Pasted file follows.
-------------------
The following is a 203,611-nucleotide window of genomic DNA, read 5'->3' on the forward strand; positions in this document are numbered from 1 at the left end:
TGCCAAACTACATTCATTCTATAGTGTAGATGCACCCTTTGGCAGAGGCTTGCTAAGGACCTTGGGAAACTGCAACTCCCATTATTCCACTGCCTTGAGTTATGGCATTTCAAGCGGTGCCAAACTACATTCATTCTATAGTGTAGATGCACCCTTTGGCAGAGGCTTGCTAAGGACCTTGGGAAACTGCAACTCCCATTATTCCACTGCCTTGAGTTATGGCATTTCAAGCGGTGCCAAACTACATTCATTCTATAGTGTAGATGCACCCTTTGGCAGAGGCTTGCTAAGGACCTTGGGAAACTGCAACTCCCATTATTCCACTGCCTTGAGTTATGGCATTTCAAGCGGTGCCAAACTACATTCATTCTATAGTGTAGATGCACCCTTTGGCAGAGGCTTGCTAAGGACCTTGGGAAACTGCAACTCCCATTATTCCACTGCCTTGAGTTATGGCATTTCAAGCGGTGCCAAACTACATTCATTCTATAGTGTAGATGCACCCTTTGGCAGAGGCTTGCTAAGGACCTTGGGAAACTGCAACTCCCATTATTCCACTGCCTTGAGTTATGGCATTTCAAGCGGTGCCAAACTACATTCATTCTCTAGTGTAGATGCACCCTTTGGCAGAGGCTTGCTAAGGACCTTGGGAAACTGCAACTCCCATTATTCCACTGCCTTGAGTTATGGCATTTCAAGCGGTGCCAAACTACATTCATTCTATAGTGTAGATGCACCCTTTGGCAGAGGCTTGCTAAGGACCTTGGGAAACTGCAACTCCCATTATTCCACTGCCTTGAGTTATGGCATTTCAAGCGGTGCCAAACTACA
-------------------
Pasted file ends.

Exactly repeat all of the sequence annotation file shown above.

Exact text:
The following is a 203,611-nucleotide window of genomic DNA, read 5'->3' on the forward strand; positions in this document are numbered from 1 at the left end:
TGCCAAACTACATTCATTCTATAGTGTAGATGCACCCTTTGGCAGAGGCTTGCTAAGGACCTTGGGAAACTGCAACTCCCATTATTCCACTGCCTTGAGTTATGGCATTTCAAGCGGTGCCAAACTACATTCATTCTATAGTGTAGATGCACCCTTTGGCAGAGGCTTGCTAAGGACCTTGGGAAACTGCAACTCCCATTATTCCACTGCCTTGAGTTATGGCATTTCAAGCGGTGCCAAACTACATTCATTCTATAGTGTAGATGCACCCTTTGGCAGAGGCTTGCTAAGGACCTTGGGAAACTGCAACTCCCATTATTCCACTGCCTTGAGTTATGGCATTTCAAGCGGTGCCAAACTACATTCATTCTATAGTGTAGATGCACCCTTTGGCAGAGGCTTGCTAAGGACCTTGGGAAACTGCAACTCCCATTATTCCACTGCCTTGAGTTATGGCATTTCAAGCGGTGCCAAACTACATTCATTCTATAGTGTAGATGCACCCTTTGGCAGAGGCTTGCTAAGGACCTTGGGAAACTGCAACTCCCATTATTCCACTGCCTTGAGTTATGGCATTTCAAGCGGTGCCAAACTACATTCATTCTCTAGTGTAGATGCACCCTTTGGCAGAGGCTTGCTAAGGACCTTGGGAAACTGCAACTCCCATTATTCCACTGCCTTGAGTTATGGCATTTCAAGCGGTGCCAAACTACATTCATTCTATAGTGTAGATGCACCCTTTGGCAGAGGCTTGCTAAGGACCTTGGGAAACTGCAACTCCCATTATTCCACTGCCTTGAGTTATGGCATTTCAAGCGGTGCCAAACTACA